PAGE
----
This video shows scenes from a public social experiment conducted by blogger Joey Salads that shows how women are shamed for breastfeeding in public, yet are accepted if they are revealing just as much of their breasts when dressed “sexy” and wearing tops that show cleavage. In the video, Salads shows passersby’s reactions to a woman discretely breastfeeding her baby, and compares them with reactions to a woman dressed in sexually revealing clothing. The video shows no one approaching the sexily dressed model sitting on a mall bench for an hour, except for one man who hits on her. When the breastfeeding mother sat on the same bench by herself, men and women walking by chastised her directly, saying things like, “that’s disgusting” or “you shouldn’t do that in public.” When the two women sat side-by-side outside on another bench, a man approached saying he didn’t appreciate how “gross” it was that “her tits are out.” When asked about the woman next to her who is actually showing more of her breasts, he said, “that’s different…that’s just how her shirt is.” Another man comes up and says that the breastfeeding mother is disgusting, whereas the sexily dressed woman is “hot.”
Debuting in 2009 on TLC, Toddlers and Tiaras focuses on the world of child beauty pageants. It follows young pageant participants and their families as they go through the process of training and competing in local, regional and national pageants. Since its debut, the series has stirred plenty of controversy, with critics accusing pageant parents and organizers of overly sexualizing and exploiting children.
This print advertisement is for the “First Fragrance for Men from Tom Ford”, launched initially in 2006. In the advertisement, a bottle of the fragrance is strategically positioned between the legs of a female lower body. The woman's body looks to be glistening with sweat under a set of bright lights.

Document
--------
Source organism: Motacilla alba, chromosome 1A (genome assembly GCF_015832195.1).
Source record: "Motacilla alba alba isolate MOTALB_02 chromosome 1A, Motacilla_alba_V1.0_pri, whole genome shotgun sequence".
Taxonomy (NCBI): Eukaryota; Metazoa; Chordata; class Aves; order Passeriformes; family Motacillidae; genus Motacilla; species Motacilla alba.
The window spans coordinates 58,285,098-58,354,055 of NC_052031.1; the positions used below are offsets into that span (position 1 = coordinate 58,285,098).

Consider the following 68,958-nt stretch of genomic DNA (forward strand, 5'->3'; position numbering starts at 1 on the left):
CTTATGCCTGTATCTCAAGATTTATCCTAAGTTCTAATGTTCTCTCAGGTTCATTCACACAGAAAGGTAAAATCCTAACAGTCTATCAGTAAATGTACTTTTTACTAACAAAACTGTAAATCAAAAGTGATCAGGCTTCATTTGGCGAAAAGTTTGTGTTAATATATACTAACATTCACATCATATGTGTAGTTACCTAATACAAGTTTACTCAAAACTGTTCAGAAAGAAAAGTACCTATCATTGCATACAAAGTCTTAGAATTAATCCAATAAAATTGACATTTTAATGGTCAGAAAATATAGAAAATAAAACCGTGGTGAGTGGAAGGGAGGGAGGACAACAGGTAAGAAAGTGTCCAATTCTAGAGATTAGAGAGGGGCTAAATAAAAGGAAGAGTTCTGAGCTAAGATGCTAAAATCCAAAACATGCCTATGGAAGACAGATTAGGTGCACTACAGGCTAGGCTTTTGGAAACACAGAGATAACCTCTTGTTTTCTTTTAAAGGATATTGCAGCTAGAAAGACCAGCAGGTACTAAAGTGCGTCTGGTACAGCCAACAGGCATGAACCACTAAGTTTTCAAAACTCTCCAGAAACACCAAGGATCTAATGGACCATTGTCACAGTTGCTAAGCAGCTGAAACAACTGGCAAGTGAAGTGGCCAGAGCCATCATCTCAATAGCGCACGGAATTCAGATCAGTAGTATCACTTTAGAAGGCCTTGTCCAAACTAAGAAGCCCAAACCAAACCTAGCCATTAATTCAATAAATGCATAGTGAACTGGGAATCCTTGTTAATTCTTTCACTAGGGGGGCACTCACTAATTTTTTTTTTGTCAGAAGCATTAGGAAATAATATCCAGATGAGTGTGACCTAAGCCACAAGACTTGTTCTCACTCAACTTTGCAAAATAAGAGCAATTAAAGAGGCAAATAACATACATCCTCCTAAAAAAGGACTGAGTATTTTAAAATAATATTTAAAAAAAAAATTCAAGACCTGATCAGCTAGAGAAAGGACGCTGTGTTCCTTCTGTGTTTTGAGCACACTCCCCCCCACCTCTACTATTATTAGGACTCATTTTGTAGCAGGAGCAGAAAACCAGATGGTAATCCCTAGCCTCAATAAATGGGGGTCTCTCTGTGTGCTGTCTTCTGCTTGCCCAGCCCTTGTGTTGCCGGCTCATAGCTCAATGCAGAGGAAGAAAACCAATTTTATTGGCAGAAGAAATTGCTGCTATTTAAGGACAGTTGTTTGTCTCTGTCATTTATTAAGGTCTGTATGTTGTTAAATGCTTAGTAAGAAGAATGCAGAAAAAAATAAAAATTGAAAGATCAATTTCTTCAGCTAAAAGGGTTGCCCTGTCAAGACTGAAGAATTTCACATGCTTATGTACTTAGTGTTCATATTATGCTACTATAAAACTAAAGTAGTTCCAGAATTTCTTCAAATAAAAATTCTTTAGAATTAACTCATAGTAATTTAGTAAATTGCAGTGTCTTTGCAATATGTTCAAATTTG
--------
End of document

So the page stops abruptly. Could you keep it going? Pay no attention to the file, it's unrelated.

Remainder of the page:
This video features American YouTube video-blogger, sex educator, and feminist activist Laci Green exploring wearing makeup as a feminist issue. She addresses common debates, such as whether wearing makeup is feminist, empowering, or sexist, and ultimately dismisses all of these limiting frames. The video begins with Laci talking about how people interacting with her on social media will sometimes ask her why she does not shave but does wear makeup. She talks about the lucrative makeup industry, the many YouTube makeup tutorial videos and communities, and briefly traces a few historical examples of how makeup was used in different contexts, such as by ancient Egyptians, male theater performers, and companies selling Hollywood looks, and how these norms and conventions change with social and historical context. She then highlights five common issues that people have around makeup: 1) “professional obligation,” 2) social pressure, 3) unnecessary gendering, 4) judgment and unsolicited opinions, and arguing that 5) femininity is not inferior, relating different kinds of comments and social situations to systemic sexism and discrimination. Laci Green also explores the topic of whether wearing makeup can be feminist, ending with the sentiment that women should be free to do what they want with their bodies because one way of continuing to repress and discriminate against women is by critiquing and policing their appearance as they try to navigate their relationship to changing social norms.